Skip to main content
Part of complete coverage on

There's a plan to help the Middle East overcome conflict and unemployment, but can it work?

updated 10:55 PM EDT, Mon May 12, 2014
STORY HIGHLIGHTS
  • IMF releases latest Middle East and North Africa Economic Outlook report
  • Middle East and Central Asia Director of IMF says many countries in region need to stoke growth
  • Fast growing economies in region need to be wary of inflation

Watch the full interview with Masood Ahmed on Marketplace Middle East Facetime on CNN. Click here for the show times.

(CNN) -- Last week, the International Monetary Fund (IMF) released its latest "Middle East and North Africa Economic Outlook" report.

The document aims to provide a detailed overview of the main political, economic and social trends facing the region.

Alongside an economic analysis of the cost of the Syrian conflict, the report found that many countries are still struggling to stabilize three years after the Arab Spring. However growth in other countries may be helping the region turn a corner.

CNN's John Defterios sat down with the IMF's Middle East and Central Asia Director, Masood Ahmed, to probe the report's findings further and ask how we can expect the countries featured to develop in the near to medium term.

He started by asking about the reports findings on growth in the region.

Masood Ahmed (MA): (Right now), many oil importing countries in the Middle East and North Africa are growing at between 2.5% and 3.5%.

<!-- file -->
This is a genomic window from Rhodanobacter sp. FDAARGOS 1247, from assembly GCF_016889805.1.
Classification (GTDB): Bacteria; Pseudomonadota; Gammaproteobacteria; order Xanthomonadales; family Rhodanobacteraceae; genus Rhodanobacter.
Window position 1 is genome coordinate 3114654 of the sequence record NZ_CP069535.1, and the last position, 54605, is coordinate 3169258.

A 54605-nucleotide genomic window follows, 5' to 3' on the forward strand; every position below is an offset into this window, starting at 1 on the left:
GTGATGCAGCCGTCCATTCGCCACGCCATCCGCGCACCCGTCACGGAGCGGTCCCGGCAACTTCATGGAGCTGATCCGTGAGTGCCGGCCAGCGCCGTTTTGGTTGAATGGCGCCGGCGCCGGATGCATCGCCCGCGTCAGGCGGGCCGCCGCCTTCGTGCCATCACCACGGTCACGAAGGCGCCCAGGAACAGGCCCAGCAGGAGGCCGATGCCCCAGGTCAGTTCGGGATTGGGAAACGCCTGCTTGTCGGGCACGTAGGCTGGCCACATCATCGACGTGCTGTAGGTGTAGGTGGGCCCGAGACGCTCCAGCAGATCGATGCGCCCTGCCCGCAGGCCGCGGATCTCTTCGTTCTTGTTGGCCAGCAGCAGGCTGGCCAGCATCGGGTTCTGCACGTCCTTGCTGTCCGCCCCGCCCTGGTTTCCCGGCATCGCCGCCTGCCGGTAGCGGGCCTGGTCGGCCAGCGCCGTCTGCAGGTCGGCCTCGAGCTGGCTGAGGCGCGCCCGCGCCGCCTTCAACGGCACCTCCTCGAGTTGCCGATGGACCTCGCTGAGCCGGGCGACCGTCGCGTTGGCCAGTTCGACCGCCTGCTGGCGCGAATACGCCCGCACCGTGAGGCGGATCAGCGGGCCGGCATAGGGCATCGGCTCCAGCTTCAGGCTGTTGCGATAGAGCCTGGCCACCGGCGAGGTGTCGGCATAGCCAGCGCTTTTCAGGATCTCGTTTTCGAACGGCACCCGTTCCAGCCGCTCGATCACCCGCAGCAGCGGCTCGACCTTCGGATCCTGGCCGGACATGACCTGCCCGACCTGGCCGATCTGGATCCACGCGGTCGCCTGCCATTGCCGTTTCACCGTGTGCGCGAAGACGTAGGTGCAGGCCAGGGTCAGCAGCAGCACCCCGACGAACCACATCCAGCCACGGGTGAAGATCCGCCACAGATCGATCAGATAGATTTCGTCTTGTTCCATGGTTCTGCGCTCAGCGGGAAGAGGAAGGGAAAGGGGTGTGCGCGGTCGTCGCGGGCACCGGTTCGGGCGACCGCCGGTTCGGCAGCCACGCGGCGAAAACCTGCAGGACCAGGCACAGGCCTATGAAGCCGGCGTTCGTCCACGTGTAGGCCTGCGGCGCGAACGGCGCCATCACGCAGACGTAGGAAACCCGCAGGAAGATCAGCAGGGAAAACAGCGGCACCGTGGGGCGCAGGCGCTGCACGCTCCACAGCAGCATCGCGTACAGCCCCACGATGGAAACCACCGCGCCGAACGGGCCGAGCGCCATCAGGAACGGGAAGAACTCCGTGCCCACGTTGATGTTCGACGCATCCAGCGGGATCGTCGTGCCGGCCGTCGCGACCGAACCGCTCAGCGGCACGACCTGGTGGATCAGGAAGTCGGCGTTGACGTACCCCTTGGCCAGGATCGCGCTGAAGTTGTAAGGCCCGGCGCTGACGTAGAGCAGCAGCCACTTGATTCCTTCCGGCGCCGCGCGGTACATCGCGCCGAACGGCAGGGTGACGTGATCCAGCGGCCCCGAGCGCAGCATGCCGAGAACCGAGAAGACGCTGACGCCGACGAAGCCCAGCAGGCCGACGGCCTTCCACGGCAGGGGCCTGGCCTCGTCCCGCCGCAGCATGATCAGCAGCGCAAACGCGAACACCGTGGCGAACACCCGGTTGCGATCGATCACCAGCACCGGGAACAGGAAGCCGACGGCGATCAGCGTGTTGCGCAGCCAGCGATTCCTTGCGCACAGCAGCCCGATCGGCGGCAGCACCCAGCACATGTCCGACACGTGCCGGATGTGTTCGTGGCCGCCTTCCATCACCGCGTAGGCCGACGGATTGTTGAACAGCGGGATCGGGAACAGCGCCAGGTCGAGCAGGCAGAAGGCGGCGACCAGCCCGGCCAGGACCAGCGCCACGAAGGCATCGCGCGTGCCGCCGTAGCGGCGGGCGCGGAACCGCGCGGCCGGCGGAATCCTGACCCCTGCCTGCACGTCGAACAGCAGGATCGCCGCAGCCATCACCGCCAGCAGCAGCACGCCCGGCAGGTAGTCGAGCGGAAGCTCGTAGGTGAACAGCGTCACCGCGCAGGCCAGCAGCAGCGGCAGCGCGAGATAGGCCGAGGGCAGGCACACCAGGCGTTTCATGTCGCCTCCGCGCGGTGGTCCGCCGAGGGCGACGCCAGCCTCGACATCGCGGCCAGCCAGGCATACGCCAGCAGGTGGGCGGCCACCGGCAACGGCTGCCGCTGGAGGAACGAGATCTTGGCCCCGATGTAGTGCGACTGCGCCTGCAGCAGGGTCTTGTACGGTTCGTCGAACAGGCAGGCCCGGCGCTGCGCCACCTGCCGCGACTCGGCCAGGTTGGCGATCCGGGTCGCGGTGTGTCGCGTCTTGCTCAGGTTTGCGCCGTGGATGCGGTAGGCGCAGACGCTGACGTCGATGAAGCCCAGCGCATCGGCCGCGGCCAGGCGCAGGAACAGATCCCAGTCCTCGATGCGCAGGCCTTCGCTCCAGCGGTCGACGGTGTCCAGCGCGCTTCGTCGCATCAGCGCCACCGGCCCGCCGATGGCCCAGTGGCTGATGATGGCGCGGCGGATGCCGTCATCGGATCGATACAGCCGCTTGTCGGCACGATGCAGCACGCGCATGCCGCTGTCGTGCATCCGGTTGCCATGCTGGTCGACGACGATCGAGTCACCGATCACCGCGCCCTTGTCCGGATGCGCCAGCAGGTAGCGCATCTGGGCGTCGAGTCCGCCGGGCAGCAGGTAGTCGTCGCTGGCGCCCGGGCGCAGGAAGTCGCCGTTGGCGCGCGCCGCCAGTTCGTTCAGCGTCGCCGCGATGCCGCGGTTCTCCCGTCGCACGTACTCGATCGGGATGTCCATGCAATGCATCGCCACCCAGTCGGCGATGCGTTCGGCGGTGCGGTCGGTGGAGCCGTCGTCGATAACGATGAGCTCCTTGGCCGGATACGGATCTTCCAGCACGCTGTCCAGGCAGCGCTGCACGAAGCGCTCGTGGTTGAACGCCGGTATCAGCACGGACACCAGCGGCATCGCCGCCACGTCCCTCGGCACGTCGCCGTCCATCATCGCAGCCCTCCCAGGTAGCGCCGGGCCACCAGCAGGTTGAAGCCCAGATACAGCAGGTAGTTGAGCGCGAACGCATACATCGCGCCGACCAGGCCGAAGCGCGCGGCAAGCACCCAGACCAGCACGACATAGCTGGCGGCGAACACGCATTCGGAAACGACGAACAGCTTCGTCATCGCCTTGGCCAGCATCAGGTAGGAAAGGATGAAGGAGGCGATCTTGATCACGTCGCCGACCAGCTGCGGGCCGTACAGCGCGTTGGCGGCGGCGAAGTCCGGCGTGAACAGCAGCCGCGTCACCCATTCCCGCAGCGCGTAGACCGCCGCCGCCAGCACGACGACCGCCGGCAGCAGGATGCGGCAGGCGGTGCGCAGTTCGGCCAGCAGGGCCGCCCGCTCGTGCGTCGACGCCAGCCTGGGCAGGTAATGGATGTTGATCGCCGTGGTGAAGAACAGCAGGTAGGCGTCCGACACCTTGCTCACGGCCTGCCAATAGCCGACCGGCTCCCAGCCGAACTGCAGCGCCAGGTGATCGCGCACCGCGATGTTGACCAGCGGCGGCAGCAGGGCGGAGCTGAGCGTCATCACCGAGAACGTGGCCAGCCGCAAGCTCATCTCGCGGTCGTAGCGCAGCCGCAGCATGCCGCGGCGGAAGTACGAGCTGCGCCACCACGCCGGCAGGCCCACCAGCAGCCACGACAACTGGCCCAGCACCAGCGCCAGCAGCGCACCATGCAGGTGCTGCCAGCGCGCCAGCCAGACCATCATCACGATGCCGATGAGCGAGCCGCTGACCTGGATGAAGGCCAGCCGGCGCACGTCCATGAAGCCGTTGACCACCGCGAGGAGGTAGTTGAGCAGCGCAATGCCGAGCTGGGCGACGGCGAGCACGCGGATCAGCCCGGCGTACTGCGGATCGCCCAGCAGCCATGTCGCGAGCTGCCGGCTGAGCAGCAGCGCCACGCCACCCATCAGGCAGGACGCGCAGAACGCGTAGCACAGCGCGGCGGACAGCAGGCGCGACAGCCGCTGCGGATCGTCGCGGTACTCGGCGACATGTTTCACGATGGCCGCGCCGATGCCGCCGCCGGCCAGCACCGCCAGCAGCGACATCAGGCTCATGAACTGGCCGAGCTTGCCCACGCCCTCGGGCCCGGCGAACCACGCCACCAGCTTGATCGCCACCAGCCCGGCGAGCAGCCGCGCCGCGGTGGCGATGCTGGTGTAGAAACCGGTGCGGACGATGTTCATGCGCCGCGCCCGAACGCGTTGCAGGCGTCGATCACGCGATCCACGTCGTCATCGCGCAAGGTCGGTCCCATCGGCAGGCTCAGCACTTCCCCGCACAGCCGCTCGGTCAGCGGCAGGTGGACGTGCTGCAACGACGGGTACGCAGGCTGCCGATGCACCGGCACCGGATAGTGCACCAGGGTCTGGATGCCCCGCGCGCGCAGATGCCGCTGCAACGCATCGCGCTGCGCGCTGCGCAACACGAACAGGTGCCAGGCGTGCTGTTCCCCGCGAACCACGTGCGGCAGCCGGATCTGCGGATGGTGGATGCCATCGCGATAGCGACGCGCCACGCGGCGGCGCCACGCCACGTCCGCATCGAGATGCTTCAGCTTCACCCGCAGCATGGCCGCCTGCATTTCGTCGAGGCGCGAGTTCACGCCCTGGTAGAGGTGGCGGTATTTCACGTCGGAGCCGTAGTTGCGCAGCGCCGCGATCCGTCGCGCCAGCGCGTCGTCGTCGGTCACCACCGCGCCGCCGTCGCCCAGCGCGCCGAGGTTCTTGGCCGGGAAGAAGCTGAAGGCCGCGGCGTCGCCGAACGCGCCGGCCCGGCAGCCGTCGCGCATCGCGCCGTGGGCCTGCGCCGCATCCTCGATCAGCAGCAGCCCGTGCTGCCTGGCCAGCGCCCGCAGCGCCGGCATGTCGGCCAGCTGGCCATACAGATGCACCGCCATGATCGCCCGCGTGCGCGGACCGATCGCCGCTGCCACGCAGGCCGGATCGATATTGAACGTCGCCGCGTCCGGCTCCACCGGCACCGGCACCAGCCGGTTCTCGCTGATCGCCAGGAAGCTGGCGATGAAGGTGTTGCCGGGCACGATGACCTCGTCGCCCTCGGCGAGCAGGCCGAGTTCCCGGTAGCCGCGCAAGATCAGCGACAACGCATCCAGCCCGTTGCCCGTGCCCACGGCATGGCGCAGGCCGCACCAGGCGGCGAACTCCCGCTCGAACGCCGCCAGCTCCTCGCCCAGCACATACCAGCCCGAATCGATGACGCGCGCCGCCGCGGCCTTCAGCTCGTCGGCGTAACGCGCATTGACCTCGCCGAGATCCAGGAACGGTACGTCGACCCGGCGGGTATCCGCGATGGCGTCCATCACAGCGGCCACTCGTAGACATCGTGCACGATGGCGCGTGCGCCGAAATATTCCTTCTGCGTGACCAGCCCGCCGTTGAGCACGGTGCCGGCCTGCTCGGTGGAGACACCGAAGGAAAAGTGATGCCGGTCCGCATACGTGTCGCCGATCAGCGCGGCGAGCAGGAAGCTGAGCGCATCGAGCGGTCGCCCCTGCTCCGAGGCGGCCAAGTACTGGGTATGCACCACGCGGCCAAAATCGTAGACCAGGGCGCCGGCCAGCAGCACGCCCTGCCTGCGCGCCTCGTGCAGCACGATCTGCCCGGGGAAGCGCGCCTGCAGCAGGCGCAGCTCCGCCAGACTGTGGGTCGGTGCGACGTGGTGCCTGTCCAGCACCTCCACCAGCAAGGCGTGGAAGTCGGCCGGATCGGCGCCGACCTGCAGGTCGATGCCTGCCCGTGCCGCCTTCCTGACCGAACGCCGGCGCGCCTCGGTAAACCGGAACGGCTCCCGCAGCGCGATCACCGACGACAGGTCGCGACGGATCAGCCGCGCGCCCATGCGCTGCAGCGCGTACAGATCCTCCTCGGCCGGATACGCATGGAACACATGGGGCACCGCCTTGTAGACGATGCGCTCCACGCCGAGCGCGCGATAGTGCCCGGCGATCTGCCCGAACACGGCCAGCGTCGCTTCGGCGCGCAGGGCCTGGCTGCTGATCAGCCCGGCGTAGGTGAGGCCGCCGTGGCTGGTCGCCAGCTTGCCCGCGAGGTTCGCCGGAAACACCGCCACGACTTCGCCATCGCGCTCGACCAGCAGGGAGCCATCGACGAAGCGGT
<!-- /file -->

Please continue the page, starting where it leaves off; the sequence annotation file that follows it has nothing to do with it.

Craving franchises in the Middle East
Investing in Cairo's night life
Dubai pushes fashion forward

Many of these countries were (previously) growing at 6% and 7%. Egypt (and) Tunisia, if you go back to 2008 and 2009 were growing at those rates. How do we get back to those rates and how do we generate more jobs?

First of all, create a degree of more certainty for the private sector. The private sector right now is still holding back because of the transitions. That will work its way through in the next year or so. Second, start embarking on some of the reforms that will improve the prospects for small and medium sized enterprises t come in.

John Defterios (JD): People think, 'Oh 2 to 3% (a decent rate of growth for developed countries) and that's with instability'. What do you need to get these economies on a more stable track?

MA: The kind of growth you need to get these economies on a stable path is kind of in the neighborhood of 5% and 6% rather than 2% or 3%. Why? Because that's the level of growth that will create the jobs that an accruing number of young people that are coming into the labor market need.

JD: You mentioned youth unemployment, in most of these countries it's 25% or even more in Arab Spring transition countries.

MA: Youth unemployment has been chronically high in our region. But over the past three years because growth rates have slowed down, the number of young people without jobs has actually increased by 1.5 to 2 million people. That in itself means those young people are impatient for a job.

But their presence serves sometimes as a deterrent for undertaking the reforms that will generate jobs for them.